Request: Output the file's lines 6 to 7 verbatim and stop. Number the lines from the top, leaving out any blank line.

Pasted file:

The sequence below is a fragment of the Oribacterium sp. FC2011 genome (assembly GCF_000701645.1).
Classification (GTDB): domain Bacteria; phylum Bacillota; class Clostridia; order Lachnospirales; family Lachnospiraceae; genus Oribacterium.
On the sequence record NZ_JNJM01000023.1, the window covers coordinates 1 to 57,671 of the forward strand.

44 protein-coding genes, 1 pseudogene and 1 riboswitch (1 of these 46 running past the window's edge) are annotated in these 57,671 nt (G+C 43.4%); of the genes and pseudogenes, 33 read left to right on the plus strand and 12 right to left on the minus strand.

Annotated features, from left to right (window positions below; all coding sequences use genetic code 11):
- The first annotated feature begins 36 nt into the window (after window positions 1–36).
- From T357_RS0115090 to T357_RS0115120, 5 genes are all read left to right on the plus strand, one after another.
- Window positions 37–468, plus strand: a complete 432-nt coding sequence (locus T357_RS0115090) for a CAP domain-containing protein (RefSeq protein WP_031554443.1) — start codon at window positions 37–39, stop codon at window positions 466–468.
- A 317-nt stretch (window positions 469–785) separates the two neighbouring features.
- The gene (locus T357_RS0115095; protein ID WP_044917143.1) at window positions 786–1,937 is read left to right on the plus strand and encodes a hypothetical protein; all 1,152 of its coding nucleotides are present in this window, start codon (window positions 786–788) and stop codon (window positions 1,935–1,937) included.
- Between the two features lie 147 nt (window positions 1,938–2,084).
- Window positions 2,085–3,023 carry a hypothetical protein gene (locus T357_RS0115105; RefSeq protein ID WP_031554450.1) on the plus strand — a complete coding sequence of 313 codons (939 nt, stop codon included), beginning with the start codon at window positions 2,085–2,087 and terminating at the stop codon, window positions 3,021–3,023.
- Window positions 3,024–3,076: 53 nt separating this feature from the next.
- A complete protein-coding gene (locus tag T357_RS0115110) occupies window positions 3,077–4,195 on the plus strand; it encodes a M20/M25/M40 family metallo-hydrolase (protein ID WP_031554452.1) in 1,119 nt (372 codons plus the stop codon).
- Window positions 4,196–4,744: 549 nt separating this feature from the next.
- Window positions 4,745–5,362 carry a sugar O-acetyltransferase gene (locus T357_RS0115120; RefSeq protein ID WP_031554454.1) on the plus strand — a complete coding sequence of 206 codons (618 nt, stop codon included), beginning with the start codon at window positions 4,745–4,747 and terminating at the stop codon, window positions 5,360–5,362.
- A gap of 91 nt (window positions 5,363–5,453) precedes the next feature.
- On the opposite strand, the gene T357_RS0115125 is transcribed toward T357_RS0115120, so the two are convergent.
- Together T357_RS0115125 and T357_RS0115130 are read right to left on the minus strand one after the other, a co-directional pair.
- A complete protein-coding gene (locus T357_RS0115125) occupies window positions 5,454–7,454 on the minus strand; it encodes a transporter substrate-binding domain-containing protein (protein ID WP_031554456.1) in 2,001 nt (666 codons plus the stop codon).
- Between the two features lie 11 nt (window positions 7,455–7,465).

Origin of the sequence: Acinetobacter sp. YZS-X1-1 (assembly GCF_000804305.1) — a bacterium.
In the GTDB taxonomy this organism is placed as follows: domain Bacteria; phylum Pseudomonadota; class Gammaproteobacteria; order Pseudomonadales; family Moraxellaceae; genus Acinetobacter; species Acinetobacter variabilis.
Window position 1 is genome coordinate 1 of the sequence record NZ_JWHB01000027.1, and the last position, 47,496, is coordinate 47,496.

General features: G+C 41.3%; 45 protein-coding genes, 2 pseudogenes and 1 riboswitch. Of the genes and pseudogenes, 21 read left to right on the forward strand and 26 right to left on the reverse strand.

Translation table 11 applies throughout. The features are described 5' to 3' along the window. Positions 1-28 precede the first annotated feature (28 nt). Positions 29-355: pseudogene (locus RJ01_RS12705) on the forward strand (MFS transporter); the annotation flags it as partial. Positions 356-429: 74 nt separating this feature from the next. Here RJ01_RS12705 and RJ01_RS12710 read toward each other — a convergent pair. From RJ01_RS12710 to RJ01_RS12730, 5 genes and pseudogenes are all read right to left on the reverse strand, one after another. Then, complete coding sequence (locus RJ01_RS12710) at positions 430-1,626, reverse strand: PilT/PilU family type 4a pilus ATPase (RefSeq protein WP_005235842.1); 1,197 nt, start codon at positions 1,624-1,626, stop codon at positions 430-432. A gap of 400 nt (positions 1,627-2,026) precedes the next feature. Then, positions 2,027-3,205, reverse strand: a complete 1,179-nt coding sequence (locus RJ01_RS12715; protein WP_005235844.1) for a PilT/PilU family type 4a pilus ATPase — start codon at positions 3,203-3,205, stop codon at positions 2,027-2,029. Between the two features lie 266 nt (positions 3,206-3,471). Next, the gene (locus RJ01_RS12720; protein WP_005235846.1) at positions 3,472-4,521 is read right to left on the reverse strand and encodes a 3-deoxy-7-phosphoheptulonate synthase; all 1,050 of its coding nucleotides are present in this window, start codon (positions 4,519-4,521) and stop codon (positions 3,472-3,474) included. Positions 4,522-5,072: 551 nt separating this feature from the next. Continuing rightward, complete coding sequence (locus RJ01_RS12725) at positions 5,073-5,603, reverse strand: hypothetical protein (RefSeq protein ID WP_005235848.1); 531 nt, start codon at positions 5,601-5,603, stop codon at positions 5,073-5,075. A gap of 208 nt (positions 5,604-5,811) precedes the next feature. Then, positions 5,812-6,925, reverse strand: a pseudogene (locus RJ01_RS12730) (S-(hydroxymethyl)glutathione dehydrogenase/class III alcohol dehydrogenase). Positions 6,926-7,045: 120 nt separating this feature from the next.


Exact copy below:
- The first annotated feature begins 36 nt into the window (after window positions 1–36).
- From T357_RS0115090 to T357_RS0115120, 5 genes are all read left to right on the plus strand, one after another.